Shipping an Adopted Son Back to RussiaBy LISA BELKIN
There is understandable outrage in Russia after an American woman shipped her adopted 7-year-old son back to Moscow yesterday, declaring him to be “mentally unstable.”
The Russian Foreign Minister Sergev Lavrov responded this morning by demanding that all Russia-to-United States adoptions be frozen. That chill will likely affect hundreds of American families; there were 1,600 Russian children adopted in the U.S. last year. My colleague Clifford J. Levy, reportingfrom Moscow, quoted one family whose adoption plans now appear to be on hold:
An American couple who was nearing the end of the process of adopting a Russian baby reacted with despair to the news that the Russian government would suspend adoptions. The couple, who asked that their names not be used to avoid offending the Russian authorities, had already visited Moscow once to take care of the legal procedures, and was planning to return soon to receive the baby.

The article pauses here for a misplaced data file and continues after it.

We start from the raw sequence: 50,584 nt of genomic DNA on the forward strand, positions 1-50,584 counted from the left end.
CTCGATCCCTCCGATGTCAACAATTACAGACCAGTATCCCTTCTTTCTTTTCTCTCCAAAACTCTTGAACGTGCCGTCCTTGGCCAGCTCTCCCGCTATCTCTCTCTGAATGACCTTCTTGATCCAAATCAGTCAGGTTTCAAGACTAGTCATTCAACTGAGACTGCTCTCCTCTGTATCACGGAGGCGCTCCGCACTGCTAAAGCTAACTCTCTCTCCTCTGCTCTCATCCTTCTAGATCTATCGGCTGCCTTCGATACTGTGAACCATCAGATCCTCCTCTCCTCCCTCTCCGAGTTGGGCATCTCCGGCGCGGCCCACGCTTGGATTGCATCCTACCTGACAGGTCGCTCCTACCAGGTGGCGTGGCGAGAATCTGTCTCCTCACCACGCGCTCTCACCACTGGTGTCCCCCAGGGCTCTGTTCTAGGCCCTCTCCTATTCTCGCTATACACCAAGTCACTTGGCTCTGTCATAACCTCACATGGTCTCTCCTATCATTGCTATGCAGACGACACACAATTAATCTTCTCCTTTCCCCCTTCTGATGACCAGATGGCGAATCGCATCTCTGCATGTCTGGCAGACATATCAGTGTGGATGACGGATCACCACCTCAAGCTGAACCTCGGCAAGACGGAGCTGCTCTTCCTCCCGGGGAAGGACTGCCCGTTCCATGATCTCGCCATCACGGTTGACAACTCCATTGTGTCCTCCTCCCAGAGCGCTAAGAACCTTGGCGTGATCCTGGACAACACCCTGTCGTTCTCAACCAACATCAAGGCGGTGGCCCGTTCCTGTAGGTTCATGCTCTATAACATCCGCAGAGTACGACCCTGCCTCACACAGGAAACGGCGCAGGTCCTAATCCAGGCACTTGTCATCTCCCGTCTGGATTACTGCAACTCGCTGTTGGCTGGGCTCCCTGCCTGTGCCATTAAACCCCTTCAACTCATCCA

“My heart is sinking,” the father said. “We knew about laws changing in midstream, that these foreign governments are very bureaucratic, and that there is a lot of posturing that causes delays. But we picked Russia because it seemed like we had a pretty good chance. Now we don’t know what to do.”
The boy, Artyom Savelyev, (whose mother had renamed him Justin) showed up at the Russian Education and Science Ministry on Thursday afternoon accompanied by a Russian man who had apparently been paid $200 by the family to meet the boy’s United Airlines flight when it arrived in Moscow from Washington. The child’s trip had begun earlier in Shelbyville, Tenn., where he has lived since his adoption in September with his adoptive mother, Torry Hansen, and her mother, Nancy.
Nancy Hansen had accompanied Artyom on the leg from Tennessee to Washington, then she put him on the Moscow-bound flight with a one-way ticket as an “unaccompanied minor.” He was carrying a Russian passport and a letter from his mother, which the AP quotes as saying:
“This child is mentally unstable. He is violent and has severe psychopathic issues. I was lied to and misled by the Russian Orphanage workers and director regarding his mental stability and other issues. … After giving my best to this child, I am sorry to say that for the safety of my family, friends, and myself, I no longer wish to parent this child.”
This is not the first sour ending to a Russian adoption in recent years. The Russian government lists 14 cases of Russian adoptees dying of abuse or neglect while living with their American parents since 1996.